However, within the field, there existed significant skepticism as to whether vitamin C could actually affect Lp (a) levels in the blood, since these levels were not known to be modifiable by diet or drugs; – rather, the operating assumption was that the levels were genetically determined. Furthermore, concerns were raised that high doses of vitamin C might lead to an increased zinc-to-copper ratio in the blood, the end result being hypercholesterolemia and a concurrent increase in the risk of stroke or heart attack.

Skeptics also argued that an intense regimen of vitamin supplementation might spur the development of kidney stones, due to the acidification of urine in patients unable to take sodium ascorbate for health reasons. Additional fears were expressed that large doses of vitamin C, vitamin E, and other nutrients that act as blood thinners might interact dangerously with blood-thinning medications taken by many heart patients already.

Unsurprisingly, Rath and Pauling were hopeful that a solution could be found that would put to rest all of the naysaying. In this, the duo was driven by a belief that an optimum amount of vitamin C and other vitamins would mitigate any negative complications while simultaneously preventing a majority of heart disease.

By February 1990, Rath and Pauling were preparing to run experiments using vitamin C-deficient guinea pigs with induced atherosclerosis. These trials, according to Pauling, were devised by Rath and based on the idea that lipoprotein (a) synthesis in a small number of animals might be correlate with the inability to synthesize vitamin C. Pauling remained involved mostly as an eager and interested advisor and patron for Rath’s work on the subject.

In terms of their business arrangement, Pauling made it clear early on that Rath should not be held to the regular patent agreement for LPISM employees (25% royalties to the inventor, 75% to the Institute). Since Rath had developed the idea and foundational work outside LPISM, Pauling suggested a 50/50 split on the profits.

In addition to his scientific work, Rath was also a peace activist, an outspoken opponent of international corporate exploitation, and an advocate for the control of nuclear weapons, and as such he had followed Pauling’s political exploits with great personal interest for many years. Perhaps because of these shared qualities and the growing connection between the two, Rath refused the favorable 50/50 deal that Pauling had recommended. Instead, Rath communicated to Pauling that he believed the Institute should receive any and all profits, leaving Pauling to infer that Rath required no royalties for what he viewed, in principle, as an effort to decrease the amount of suffering endured by people with heart disease. In the end, Rath never signed the Institute’s patent agreement at all.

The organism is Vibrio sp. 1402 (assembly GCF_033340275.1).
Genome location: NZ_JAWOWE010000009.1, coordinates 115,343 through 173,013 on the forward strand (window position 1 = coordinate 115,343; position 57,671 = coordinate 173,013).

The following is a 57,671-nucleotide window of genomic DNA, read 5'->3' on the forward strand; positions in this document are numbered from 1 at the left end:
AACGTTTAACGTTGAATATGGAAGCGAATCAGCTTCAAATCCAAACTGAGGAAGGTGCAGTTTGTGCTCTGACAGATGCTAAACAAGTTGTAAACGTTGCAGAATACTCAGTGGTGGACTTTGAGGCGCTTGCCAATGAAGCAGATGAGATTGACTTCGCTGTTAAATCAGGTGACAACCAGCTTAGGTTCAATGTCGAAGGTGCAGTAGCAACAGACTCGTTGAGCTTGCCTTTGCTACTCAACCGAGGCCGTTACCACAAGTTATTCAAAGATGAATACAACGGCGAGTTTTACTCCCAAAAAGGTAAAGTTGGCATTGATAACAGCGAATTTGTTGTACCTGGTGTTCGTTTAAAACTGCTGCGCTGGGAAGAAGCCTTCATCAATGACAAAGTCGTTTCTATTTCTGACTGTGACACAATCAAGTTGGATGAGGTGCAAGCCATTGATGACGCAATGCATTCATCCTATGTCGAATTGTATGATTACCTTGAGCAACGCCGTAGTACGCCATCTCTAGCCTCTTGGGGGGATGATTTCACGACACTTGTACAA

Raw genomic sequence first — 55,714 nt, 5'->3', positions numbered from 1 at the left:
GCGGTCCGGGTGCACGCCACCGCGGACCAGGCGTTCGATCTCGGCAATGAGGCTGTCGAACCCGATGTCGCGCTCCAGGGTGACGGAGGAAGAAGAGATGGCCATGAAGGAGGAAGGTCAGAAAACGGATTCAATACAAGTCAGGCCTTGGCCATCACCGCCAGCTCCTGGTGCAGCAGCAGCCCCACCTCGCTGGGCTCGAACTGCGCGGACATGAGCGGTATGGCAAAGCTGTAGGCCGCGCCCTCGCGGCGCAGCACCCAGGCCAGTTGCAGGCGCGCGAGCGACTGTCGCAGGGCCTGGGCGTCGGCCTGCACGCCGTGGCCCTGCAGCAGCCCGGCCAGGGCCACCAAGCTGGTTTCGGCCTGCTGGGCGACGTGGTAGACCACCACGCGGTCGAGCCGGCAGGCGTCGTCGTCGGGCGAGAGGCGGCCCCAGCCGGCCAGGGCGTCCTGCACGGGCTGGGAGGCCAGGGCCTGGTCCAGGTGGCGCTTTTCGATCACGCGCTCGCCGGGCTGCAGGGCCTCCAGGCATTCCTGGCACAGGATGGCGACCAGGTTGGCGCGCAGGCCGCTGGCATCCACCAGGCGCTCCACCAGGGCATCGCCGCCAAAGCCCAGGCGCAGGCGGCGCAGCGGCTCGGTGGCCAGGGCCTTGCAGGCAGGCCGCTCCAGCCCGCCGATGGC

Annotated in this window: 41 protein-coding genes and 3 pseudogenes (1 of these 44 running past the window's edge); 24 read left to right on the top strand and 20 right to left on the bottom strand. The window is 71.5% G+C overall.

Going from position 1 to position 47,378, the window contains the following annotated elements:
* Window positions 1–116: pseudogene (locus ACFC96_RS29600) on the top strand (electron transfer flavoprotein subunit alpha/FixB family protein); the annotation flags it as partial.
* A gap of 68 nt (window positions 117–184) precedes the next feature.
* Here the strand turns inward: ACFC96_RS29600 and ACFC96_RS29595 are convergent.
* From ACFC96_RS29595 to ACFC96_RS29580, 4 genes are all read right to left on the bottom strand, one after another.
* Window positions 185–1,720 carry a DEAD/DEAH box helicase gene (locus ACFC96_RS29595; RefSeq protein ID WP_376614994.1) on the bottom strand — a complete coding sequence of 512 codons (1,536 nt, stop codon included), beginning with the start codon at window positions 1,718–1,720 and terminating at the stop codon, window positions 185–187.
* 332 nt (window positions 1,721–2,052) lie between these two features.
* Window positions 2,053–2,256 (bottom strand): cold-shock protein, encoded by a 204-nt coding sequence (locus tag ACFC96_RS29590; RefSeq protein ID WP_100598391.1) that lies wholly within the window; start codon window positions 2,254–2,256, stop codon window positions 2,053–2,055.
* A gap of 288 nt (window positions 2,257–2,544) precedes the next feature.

The first major paper to emerge out of Rath and Pauling’s collaboration was published in Proceedings of the National Academy of Science in December 1990 and titled “Immunological Evidence for the Accumulation of Lipoprotein(a) in the Atherosclerotic Lesion of the Hypoascorbemic Guinea Pig.” The publication reported on Rath’s study and showed that vitamin C protected arteries from fatty build-up at an intake of what would be about 5 grams a day in humans, as adjusted for weight. This dose stood in stark contrast to the much smaller Recommended Daily Allowance at that time, which was 50 mg.

With this paper, it appeared that Pauling had finally acquired a critical piece of evidence that he had been searching for ever since writing Vitamin C and the Common Cold in 1970: experimental proof that a widespread lack of vitamin C in the human diet was resulting in negative health consequences that ranged far beyond scurvy. Likewise, for Pauling, the Rath studies were a clear indication that the federally recommended dose, though sufficient to prevent scurvy, was by no means optimal. Rather, at 50 mg per day, humans were living in a state of chronic vitamin C deprivation and were suffering from a wide range of maladies as a result.


From 1990 on, the connection between vitamin C and heart disease took center stage in Pauling’s life. Invigorated, he and Rath both saw the topic as a key new focus for research at the Institute, and a program that would pair well with growing national interest in orthomolecular medicine and in controlling health through diet.

To promote this vision, The Linus Pauling Heart Foundation was established as a non-profit agency that aimed specifically to raise money to support the clinical trials needed to determine the exact value of different doses of vitamins needed to prevent cardiovascular disease. In addition to the vitamin C work, the Foundation also sought to  generate funds that would support investigations into alternative heart therapies that used proline, lysine, and niacin.

Once it was established, Pauling named Rath as president of the Foundation, which operated separately from the Institute, but with some financial backing. To draw support for the Foundation’s work, Pauling made regular appearances on media outlets in the San Francisco Bay Area. Likewise, over the course of the next two years, he issued a steady stream of press releases arguing in favor of the use of vitamin C, vitamin B3, nicotinic acid, and lysine to prevent and even reverse the onset of cardiovascular disease. In these, Pauling also alluded to the notion that Lp(a) might be implicated not only in heart disease, but also in diabetes and cancer. No specific optimal vitamin intake was ever detailed in the news releases. Instead, readers were encouraged to make donations to the Foundation so that research to better understand the role that vitamins play in controlling heart disease might more rapidly progress.

Vitamin C and Cardiovascular Disease: The Roots of Controversy


Caricature of Linus Pauling created by Eleanor Mill and published in the Philadelphia Inquirer, May 1992.

[Part 1 of 4]

“People are not dying from too much fatty food, they’re dying from too little vitamin C.”

-Linus Pauling, Vitamin C and Heart Disease, 1977